‘…It is said that Arena, a native of Corsica like himself, aimed a dagger at his [Napoleon’s] breast, which was only averted by the interposition of one of the grenadiers. The fact seems extremely doubtful, though it is certain that Bonaparte was seized by two or three members, while others exclaimed, "Was it for this you gained so many victories?" and loaded him with reproaches. At this crisis a party of grenadiers rushed into the hall with drawn swords, and extricating Bonaparte from the deputies, bore him off in their arms breathless with the scuffle.
It was probably at this crisis that Augereau's faith in his ancient general's fortune began to totter, and his revolutionary principles to gain an ascendence over his military devotion. "A fine situation you have brought yourself into," he said to Bonaparte, who answered sternly, "Augereau, things were worse at Areola—Take my advice—remain quiet, in a short time all this will change." Augereau, whose active assistance and cooperation might have been at this critical period of the greatest consequence to the Council, took the hint, and continued passive…’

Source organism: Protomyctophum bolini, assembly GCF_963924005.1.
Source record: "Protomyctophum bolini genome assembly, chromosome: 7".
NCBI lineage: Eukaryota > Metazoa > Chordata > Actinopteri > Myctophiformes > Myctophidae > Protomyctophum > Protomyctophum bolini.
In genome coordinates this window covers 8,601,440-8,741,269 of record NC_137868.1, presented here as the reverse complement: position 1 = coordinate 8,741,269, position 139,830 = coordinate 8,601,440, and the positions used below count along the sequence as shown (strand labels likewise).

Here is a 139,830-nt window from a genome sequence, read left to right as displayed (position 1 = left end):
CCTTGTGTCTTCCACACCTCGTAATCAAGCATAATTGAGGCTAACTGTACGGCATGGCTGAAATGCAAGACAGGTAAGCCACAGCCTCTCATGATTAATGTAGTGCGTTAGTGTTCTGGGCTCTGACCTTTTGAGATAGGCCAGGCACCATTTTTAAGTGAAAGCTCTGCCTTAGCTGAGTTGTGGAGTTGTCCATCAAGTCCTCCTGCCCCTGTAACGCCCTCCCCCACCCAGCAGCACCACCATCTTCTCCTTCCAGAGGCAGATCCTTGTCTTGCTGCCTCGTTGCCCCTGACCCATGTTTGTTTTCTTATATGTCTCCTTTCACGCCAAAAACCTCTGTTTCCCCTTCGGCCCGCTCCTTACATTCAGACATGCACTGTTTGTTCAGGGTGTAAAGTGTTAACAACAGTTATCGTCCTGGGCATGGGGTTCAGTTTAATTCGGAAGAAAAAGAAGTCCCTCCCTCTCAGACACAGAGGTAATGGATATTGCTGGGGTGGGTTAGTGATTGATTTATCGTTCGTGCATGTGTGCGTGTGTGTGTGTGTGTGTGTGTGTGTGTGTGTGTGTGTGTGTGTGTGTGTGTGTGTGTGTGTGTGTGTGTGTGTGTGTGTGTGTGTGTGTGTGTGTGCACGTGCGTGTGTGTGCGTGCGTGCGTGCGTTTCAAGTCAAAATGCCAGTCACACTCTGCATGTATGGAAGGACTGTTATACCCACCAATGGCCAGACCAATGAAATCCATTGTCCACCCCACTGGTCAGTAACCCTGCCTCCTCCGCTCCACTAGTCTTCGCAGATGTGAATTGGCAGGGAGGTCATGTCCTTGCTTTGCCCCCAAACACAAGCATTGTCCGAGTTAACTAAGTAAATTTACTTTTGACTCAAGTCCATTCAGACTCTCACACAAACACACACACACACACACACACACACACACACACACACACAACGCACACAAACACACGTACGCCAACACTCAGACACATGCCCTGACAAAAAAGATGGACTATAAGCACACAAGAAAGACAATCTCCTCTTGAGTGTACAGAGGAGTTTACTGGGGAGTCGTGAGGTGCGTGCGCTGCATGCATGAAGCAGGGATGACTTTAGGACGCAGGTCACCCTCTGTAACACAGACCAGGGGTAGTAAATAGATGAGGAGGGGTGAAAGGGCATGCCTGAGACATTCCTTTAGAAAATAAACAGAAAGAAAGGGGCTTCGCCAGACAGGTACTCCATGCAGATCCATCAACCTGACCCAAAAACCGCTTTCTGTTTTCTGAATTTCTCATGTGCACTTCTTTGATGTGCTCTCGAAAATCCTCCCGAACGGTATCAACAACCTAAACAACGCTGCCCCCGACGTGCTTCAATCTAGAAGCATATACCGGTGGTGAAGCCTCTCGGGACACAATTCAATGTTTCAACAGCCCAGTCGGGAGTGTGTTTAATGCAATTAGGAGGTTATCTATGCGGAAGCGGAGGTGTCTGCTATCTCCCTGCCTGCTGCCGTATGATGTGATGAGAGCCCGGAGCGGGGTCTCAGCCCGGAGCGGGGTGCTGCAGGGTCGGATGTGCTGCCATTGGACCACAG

Marshal Pierre Augereau was born this day, October 21st, in 1757, and his military career with Napoleon merits several entries in Sir Walter Scott’s “The Life of Napoleon Buonaparte”. But, as the text above alludes to, Augereau didn’t side with Napoleon permanently, and the relationship between the two was not stable. In 1814, Augereau joined the restored Louis XVIII. When Napoleon returned from exile on Elba in March of 1815, Augereau tried to rejoin him, but Napoleon refused his service.